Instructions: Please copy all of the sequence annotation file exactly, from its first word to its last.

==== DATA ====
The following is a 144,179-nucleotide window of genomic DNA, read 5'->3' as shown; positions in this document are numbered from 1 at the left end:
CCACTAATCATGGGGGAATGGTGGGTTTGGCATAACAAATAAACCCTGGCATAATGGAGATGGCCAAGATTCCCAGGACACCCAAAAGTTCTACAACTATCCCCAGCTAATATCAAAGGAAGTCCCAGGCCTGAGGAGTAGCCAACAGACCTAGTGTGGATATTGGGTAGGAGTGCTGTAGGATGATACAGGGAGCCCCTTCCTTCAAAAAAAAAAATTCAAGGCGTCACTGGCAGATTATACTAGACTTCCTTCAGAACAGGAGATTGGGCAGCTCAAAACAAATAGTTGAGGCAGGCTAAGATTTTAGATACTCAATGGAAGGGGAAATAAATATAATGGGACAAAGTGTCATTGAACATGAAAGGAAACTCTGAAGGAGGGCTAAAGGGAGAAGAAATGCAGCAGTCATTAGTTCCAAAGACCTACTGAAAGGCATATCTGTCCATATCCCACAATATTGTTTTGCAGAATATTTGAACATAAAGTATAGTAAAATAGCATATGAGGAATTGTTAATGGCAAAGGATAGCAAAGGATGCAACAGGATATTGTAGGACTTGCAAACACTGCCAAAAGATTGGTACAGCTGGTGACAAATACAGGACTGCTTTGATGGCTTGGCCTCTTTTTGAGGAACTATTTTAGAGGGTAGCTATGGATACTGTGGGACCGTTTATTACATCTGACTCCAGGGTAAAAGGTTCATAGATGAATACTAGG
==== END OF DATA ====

The following is a 144,179-nucleotide window of genomic DNA, read 5'->3' as shown; positions in this document are numbered from 1 at the left end:
CCACTAATCATGGGGGAATGGTGGGTTTGGCATAACAAATAAACCCTGGCATAATGGAGATGGCCAAGATTCCCAGGACACCCAAAAGTTCTACAACTATCCCCAGCTAATATCAAAGGAAGTCCCAGGCCTGAGGAGTAGCCAACAGACCTAGTGTGGATATTGGGTAGGAGTGCTGTAGGATGATACAGGGAGCCCCTTCCTTCAAAAAAAAAAATTCAAGGCGTCACTGGCAGATTATACTAGACTTCCTTCAGAACAGGAGATTGGGCAGCTCAAAACAAATAGTTGAGGCAGGCTAAGATTTTAGATACTCAATGGAAGGGGAAATAAATATAATGGGACAAAGTGTCATTGAACATGAAAGGAAACTCTGAAGGAGGGCTAAAGGGAGAAGAAATGCAGCAGTCATTAGTTCCAAAGACCTACTGAAAGGCATATCTGTCCATATCCCACAATATTGTTTTGCAGAATATTTGAACATAAAGTATAGTAAAATAGCATATGAGGAATTGTTAATGGCAAAGGATAGCAAAGGATGCAACAGGATATTGTAGGACTTGCAAACACTGCCAAAAGATTGGTACAGCTGGTGACAAATACAGGACTGCTTTGATGGCTTGGCCTCTTTTTGAGGAACTATTTTAGAGGGTAGCTATGGATACTGTGGGACCGTTTATTACATCTGACTCCAGGGTAAAAGGTTCATAGATGAATACTAGG